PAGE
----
If you watch speed demons like Allyson Felix tear around the track in the Olympics and want to be a fast Nestie yourself, you can attack this goal from several angles. In the process, you may need to make the acquaintance of exotic tools such as the power cage at the gym as well as simple exercises like skipping and hopping.
The exquisite arcs of the hamstrings, glutes and quads of the world’s fastest women may appear to be a result of their running. But in reality, time spent in the weight room doing barbell exercises builds the strong, shapely bodies of Olympic-class sprinters and hurdlers. As do her male counterparts, Felix sets up a barbell in the power cage or on the squat rack at the gym to perform squats, moving to a lifting platform for cleans and clean and jerks. Straight-leg deadlifts on the regular gym floor strengthen the hamstrings to develop speed.
Without any special gear except yourself and the track, you can begin to work on explosiveness by skipping and hopping. Run up hills to create resistance to test your legs. If you have speed hurdles, typically 6 or 12 inches high, or an agility ladder, you can work to speed your footwork by hopscotching forward, laterally or backward. If funds in the Nest are limited, you can make your own agility ladder with rope or sticks.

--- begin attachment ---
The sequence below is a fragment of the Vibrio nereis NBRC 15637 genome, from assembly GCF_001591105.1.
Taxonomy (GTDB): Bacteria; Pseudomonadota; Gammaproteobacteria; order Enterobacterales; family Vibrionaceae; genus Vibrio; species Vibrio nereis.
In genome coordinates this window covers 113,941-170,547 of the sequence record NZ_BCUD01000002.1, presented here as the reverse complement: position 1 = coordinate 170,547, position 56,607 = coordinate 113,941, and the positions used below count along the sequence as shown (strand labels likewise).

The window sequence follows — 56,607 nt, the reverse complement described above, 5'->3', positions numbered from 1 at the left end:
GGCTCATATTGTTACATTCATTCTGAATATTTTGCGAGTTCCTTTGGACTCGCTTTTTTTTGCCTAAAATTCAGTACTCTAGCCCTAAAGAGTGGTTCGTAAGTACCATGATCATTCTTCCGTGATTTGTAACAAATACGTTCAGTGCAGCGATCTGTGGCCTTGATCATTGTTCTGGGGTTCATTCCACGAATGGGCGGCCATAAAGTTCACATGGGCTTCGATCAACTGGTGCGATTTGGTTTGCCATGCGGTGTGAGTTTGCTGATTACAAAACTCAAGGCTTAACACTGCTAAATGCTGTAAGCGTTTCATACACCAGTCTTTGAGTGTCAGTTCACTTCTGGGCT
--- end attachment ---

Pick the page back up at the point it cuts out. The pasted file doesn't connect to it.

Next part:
Tools and Toys
If you are looking for exceptional speed development, you can fly from your Nest to a high-end athletic training facility to play with high-end toys to exercise your legs. Felix works with the same vertical resistance training system also loved by NBA stars, featuring a waist belt and resistance bands attached to a jump-training platform. While linked to this platform, she leaps against the bands to touch the rotating vanes on a precision vertical-jump tester. The 200-meter Olympic gold medalist also performs long jumps on an indoor track, pulling a sled as she jumps with a weight plate on a spindle -- while wearing a tight, heavy weight vest as well.
Trainers typically recommend strength work three times a week, or twice a week during the competitive season so that you aren’t burned out for meets. Your plyometrics or explosiveness work should be twice a week. You can track your height on the vertical leap monthly as a measure of progress, both unencumbered and when attached to a jump-training platform if available.
An award-winning writer and editor, Rogue Parrish has worked at the Washington Post, the Baltimore Sun and at newspapers from England to Alaska. This world adventurer and travel book author, who graduates summa cum laude in journalism from the University of Maryland, specializes in travel and food -- as well as sports and fitness. She's also a property manager and writes on DIY projects.